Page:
To summarize the best mode for carrying out the invention, Table 1 sets forth the above described diagnostic procedure in protocol form:
TABLE 1______________________________________GHRH/Somatostatin ProtocolI. Insert IV of normal saline TO IMED PUMPClocktime Min GH______________________________________0800 0 X0810 +10 XSOMATOSTATIN 3.6 ug/kg I.V. bolus and then7.2 ug/kg/hr I.V. infusion0830 +20 X0900 +50 X0930 +80 X1010 +120 XDiscontinue Somatostatin1030 +140 XGHRH 1 ug/kg I.V. bolus1035 +145 X1040 +150 X1045 +155 X1100 +170 X1115 +185 X1130 +200 X1145 +215 X1200 +230 X1230 +260 X1300 +290 XMin. Blood RequirementsGH 1.5 cc clotTOTAL BLOOD VOLUME: 25.5 ml______________________________________
In view of this disclosure, those skilled in the art will appreciate the fact that many variations in the above protocol could be instituted, while still following the teachings and suggestions of this important invention. The precise amount of the somatostatin and growth hormone releasing hormone boluses could be changed, for example, as well as the timing of the administration thereof. Similarly, the rate of infusion of somatostatin that follows the somatostatin bolus could be changed as well. Moreover, inhibition of growth hormone secretion could be accomplished by any chemical equivalent of somatostatin. Thus, wherever somatostatin is referred to in this disclosure or the claims appended hereto, it should be understood that its chemical equivalents are also referred to and claimed as a matter of law.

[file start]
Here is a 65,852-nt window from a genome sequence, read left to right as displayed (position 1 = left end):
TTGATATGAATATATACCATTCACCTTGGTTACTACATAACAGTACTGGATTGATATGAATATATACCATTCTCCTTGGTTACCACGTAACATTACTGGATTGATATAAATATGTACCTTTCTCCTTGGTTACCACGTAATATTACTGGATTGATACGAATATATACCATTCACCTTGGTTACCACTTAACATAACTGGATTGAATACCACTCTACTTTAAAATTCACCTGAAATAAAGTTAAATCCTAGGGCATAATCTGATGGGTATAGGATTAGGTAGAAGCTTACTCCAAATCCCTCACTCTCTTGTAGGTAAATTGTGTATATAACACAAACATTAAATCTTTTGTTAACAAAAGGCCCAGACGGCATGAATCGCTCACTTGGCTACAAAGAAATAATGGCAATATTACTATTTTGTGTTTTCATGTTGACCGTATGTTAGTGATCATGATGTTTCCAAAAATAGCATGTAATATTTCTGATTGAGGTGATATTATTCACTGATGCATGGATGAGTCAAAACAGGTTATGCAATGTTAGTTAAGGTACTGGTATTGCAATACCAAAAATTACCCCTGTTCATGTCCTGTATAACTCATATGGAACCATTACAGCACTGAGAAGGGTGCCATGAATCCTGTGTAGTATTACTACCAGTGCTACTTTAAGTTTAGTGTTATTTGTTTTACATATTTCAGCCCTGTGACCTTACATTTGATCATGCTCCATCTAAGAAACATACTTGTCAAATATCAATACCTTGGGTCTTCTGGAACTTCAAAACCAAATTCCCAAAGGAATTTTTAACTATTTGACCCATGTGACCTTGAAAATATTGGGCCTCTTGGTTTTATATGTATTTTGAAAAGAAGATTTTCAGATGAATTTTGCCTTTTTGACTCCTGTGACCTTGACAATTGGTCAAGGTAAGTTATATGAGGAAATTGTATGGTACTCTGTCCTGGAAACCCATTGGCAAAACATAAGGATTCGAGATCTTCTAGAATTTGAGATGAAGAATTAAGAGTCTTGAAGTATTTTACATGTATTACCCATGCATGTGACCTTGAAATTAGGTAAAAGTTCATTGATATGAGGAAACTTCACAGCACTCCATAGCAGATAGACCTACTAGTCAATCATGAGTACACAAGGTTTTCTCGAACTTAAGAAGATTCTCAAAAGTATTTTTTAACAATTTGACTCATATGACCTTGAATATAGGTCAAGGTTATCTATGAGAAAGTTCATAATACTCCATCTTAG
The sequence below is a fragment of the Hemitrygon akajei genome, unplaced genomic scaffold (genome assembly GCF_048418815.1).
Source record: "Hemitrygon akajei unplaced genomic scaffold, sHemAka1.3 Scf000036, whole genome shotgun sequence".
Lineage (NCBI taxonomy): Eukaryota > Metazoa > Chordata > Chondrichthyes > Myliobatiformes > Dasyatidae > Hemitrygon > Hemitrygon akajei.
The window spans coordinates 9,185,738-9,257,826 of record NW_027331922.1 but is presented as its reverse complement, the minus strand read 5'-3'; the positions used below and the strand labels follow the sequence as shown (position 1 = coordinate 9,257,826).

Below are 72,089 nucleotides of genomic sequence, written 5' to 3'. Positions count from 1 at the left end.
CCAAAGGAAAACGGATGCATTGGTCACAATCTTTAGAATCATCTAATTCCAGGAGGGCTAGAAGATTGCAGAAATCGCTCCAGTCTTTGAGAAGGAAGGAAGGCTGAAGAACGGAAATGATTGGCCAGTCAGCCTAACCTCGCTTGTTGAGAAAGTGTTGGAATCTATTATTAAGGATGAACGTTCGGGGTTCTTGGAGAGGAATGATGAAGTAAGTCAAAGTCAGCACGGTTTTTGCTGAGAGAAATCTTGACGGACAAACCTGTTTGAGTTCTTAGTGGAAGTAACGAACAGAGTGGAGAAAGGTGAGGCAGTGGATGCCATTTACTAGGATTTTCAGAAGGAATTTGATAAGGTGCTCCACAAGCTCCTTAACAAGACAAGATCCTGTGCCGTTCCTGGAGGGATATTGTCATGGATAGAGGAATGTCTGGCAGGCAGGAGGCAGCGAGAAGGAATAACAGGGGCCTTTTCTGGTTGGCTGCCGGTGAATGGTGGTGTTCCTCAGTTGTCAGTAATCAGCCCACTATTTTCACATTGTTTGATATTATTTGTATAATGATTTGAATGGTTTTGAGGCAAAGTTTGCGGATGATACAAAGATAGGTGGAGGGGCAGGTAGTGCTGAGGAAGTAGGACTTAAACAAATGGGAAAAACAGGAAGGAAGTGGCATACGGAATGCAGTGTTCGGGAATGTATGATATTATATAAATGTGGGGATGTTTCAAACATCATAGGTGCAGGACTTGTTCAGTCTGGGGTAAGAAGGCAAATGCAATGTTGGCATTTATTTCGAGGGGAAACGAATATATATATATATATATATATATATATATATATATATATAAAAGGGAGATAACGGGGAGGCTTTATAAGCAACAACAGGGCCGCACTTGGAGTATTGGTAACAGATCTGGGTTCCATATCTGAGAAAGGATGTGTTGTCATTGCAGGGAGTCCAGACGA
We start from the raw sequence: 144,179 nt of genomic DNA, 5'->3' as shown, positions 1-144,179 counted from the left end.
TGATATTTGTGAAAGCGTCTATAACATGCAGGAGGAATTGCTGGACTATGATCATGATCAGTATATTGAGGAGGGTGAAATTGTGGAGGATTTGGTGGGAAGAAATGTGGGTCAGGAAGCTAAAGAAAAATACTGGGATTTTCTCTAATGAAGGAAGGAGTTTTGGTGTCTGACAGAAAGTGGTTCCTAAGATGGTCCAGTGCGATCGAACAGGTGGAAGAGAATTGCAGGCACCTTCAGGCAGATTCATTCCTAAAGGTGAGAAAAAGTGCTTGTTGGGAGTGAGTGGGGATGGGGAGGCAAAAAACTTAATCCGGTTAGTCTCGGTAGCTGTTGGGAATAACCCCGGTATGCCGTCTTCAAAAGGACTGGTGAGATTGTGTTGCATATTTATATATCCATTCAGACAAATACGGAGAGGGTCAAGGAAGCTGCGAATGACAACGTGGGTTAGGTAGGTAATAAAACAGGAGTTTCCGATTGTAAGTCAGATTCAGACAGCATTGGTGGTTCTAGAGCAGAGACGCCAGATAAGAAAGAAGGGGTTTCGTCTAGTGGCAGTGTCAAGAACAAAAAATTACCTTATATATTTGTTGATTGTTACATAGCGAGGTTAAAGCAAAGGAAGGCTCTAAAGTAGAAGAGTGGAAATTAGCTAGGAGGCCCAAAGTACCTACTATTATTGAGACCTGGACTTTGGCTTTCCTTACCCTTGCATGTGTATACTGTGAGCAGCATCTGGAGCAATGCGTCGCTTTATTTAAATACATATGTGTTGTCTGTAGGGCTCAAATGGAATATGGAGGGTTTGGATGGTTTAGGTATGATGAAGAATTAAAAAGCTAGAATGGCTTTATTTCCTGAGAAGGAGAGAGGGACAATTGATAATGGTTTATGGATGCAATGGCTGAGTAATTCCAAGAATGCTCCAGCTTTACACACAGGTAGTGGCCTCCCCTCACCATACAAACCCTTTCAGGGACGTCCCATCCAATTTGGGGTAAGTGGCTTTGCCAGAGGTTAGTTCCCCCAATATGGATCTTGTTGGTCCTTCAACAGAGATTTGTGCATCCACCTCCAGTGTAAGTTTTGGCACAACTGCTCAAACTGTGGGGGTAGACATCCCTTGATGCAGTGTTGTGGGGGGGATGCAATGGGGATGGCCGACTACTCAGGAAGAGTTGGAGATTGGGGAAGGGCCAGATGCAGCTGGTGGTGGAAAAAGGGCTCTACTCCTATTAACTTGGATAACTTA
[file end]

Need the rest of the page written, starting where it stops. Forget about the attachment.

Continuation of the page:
Clearly, the essence of this invention resides in the use both somatostatin and growth hormone releasing hormone as parts of a diagnostic test conducted during the patient's waking hours. The test could also be performed during the patient's sleeping hours, but such a nocturnal test would require hospitalization as distinguished from an outpatient diagnostic study.
It will thus be seen that the objects set forth above, and those made apparent from the foregoing description, are efficiently attained and since certain changes may be made in the above construction without departing from the scope of the invention, it is intended that all matters contained in the foregoing description or shown in the accompanying drawings shall be interpreted as illustrative and not in a limiting sense.
It is also to be understood that the following claims are intended to cover all of the generic and specific features of the invention herein described, and all statements of the scope of the invention which, as a matter of language, might be said to fall therebetween.
Now that the invention has been described,